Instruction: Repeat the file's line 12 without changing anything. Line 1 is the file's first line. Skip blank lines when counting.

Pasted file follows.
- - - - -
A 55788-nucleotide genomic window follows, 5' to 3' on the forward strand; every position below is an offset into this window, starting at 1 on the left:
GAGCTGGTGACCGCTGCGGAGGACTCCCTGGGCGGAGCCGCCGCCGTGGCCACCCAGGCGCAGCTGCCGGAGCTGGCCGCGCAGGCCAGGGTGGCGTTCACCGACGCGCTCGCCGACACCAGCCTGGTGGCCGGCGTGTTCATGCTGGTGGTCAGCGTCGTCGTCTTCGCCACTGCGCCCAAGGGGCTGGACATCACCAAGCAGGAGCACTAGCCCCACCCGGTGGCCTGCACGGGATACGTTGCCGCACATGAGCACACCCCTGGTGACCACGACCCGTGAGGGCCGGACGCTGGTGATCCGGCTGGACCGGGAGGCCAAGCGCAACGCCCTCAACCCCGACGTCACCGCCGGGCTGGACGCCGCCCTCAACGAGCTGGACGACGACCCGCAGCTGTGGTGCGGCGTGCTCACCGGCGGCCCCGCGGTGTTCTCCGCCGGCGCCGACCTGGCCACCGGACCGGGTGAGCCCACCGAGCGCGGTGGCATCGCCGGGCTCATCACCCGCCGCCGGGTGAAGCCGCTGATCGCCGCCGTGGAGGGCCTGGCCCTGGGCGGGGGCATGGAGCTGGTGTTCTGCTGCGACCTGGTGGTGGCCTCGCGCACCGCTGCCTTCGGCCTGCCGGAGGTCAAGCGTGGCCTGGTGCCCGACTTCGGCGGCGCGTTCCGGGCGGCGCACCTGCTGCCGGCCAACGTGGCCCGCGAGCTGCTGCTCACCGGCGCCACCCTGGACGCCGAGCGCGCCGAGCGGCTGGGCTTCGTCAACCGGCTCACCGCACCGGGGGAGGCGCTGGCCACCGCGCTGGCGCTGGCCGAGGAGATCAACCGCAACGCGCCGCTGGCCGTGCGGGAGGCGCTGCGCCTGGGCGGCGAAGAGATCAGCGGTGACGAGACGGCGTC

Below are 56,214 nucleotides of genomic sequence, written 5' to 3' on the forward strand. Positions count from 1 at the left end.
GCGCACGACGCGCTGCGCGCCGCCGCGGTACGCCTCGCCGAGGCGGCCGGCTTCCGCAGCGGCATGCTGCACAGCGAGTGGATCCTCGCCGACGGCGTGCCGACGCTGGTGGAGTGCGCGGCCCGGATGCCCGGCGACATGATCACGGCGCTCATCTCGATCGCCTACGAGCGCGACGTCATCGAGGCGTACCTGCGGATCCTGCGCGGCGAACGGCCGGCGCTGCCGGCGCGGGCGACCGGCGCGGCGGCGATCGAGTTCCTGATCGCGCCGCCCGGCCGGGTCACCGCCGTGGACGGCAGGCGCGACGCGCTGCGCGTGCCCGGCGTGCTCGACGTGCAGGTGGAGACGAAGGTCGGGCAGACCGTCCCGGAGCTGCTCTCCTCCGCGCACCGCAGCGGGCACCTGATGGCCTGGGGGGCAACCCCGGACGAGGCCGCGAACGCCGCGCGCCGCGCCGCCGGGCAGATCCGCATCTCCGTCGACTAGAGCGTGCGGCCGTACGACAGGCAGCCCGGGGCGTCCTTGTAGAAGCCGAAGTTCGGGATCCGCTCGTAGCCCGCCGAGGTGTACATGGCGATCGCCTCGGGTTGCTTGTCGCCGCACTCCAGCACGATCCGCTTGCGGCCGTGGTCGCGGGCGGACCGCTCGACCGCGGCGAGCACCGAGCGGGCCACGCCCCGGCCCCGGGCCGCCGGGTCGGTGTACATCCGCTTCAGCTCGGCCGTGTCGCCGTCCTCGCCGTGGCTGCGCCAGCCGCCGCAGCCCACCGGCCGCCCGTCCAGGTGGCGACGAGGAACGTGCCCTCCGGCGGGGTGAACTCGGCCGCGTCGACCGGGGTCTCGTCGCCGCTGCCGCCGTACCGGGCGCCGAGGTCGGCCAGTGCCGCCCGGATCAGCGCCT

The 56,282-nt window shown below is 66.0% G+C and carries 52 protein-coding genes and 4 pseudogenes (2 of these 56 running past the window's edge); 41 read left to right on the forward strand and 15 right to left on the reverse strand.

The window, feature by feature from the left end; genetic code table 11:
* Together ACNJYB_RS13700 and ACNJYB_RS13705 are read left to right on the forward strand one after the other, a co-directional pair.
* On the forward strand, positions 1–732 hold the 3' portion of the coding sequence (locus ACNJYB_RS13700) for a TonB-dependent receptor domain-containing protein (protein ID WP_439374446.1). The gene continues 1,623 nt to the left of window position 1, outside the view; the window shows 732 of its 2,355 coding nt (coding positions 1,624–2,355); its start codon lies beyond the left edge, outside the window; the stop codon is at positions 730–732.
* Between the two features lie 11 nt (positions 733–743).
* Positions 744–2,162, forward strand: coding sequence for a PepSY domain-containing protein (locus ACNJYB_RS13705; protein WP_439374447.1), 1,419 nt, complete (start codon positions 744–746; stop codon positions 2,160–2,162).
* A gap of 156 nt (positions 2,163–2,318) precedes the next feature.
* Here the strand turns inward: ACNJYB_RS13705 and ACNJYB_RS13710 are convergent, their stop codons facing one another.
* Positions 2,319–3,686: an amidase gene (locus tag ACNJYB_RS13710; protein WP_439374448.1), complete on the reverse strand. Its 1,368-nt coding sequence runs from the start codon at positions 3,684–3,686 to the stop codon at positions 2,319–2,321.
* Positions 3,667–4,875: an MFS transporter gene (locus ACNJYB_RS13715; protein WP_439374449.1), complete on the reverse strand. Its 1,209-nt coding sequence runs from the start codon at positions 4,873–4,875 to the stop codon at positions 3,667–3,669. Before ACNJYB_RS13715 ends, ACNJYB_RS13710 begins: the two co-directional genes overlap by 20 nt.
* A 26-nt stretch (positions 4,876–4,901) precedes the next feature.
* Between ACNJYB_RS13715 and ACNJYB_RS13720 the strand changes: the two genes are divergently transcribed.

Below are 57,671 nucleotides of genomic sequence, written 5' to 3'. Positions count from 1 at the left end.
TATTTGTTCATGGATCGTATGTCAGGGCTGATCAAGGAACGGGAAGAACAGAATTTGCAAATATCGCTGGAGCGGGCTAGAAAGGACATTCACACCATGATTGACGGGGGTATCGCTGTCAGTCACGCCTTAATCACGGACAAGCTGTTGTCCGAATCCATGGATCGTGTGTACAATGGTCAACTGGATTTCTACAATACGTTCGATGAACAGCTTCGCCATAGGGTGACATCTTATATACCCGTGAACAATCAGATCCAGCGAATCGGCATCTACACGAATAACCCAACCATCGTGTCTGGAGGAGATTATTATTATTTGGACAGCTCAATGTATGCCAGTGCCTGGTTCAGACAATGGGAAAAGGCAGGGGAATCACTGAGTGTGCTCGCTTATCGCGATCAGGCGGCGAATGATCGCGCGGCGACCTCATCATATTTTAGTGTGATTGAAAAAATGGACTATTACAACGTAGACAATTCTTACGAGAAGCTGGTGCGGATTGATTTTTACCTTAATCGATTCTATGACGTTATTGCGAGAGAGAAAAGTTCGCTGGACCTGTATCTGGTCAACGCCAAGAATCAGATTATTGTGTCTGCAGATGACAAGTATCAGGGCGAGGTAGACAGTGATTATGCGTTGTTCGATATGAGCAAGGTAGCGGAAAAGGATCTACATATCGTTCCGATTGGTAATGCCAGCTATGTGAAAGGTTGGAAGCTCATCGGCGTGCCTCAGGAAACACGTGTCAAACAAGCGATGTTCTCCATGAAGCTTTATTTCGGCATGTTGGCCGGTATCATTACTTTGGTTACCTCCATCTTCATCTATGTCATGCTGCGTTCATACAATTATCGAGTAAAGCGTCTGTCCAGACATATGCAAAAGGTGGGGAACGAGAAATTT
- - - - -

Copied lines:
* Here the strand turns inward: ACNJYB_RS13705 and ACNJYB_RS13710 are convergent, their stop codons facing one another.